The Shwe pipeline shaves an angry bald strip across the red clay hills and disappears into the morning mist. A sign hanging above an area cordoned off by bamboo fencing warns in English, “Severe punishment on pipeline destruction.”
“Families were forced to move,” says Omar, a 31-year-old Palaung village chief based just outside Hsipaw town in northern Myanmar on the road to China. “They were given some money but left with nowhere to grow crops.” No one has attempted to sabotage the pipeline here, he says, but further north fighting between Burmese troops deployed to protect the energy project and various armed ethnic groups have forced thousands of people to flee their villages. In Arakan State to the south, 17 locals working on the pipeline were arrested for setting fire to a warehouse.
The $5 billion Shwe pipeline is a Sino-Burmese project intended to bring imported oil and gas from the Indian ocean across Myanmar to China’s southwest. It is strategically important for China, which aims to reduce the country’s dependence on energy transported by ship through the pirate-infested Strait of Malacca. But there has been fierce opposition in Myanmar over land expropriation, soil erosion, and pollution, inflaming longstanding conflicts between ethnic groups and the Burmese military.
The Shwe scheme is one of a slew of controversial Chinese investment projects in Myanmar that have run into trouble in recent years. Since the civilian government came to power in 2011, rolling up the red carpet previously laid out for China and opening the way for a newly assertive civil society, the country has become a more difficult place for Chinese companies to operate. A flood of cheap Chinese goods and people across the border has meanwhile fomented broader anti-Chinese sentiment across the country.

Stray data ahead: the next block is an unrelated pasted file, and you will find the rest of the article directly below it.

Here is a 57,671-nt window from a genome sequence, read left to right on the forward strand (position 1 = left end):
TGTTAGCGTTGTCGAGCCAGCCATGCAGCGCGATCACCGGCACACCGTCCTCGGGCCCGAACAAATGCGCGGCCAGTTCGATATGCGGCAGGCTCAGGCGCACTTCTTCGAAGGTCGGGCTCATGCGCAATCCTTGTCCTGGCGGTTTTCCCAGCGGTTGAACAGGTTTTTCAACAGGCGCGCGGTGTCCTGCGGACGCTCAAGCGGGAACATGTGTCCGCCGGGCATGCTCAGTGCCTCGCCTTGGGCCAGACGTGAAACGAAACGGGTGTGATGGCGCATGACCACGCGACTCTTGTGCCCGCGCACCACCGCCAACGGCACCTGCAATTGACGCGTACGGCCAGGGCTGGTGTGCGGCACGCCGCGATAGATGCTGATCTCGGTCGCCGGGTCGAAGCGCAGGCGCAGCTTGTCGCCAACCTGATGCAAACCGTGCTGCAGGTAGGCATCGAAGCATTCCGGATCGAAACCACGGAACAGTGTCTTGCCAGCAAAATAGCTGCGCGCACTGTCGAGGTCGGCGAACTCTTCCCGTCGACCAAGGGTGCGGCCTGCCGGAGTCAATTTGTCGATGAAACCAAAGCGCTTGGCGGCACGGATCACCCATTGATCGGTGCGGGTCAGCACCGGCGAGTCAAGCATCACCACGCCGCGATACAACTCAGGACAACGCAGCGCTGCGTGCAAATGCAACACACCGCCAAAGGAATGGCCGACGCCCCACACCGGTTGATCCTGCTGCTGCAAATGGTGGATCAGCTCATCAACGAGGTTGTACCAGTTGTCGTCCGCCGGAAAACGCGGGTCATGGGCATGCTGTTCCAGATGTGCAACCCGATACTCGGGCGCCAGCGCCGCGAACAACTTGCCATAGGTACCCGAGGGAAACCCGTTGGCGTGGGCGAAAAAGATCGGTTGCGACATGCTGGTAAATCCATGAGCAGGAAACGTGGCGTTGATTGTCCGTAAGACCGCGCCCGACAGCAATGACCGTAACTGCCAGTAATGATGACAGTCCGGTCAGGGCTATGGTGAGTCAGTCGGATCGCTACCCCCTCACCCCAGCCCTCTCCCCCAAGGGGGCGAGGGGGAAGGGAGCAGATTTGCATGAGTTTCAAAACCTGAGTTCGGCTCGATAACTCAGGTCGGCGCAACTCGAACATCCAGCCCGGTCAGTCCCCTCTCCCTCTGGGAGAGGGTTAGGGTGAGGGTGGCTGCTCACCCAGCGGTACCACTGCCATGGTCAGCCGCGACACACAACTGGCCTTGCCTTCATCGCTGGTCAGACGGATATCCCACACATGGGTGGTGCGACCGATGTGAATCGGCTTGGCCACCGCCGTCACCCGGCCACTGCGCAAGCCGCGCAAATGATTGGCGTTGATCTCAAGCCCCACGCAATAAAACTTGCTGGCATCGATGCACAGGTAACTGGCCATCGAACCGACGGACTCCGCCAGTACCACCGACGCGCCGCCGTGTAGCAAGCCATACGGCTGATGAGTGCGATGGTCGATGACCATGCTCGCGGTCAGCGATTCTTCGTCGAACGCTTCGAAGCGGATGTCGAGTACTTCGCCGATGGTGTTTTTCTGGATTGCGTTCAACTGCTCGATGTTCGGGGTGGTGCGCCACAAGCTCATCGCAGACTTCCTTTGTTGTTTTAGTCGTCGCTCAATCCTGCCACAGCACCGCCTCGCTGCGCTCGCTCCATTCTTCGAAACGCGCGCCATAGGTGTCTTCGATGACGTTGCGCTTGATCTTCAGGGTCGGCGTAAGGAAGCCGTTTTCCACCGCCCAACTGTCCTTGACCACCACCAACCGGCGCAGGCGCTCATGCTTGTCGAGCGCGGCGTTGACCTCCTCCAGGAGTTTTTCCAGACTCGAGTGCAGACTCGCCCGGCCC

In spite of these challenges—and the level of investment at stake—Chinese companies have taken little meaningful action to address concerns. Instead, their failures to appease local communities have made them a focus of protest for Myanmar’s conflicted and ethnically diverse population to rally around.
“The anti-Chinese impetus is growing,” says Vicky Bowman, Director of the Myanmar Centre for Responsible Business in Yangon and former British Ambassador to the country. “The government is welcoming to western NGOs and companies as a deliberate policy for diversity.”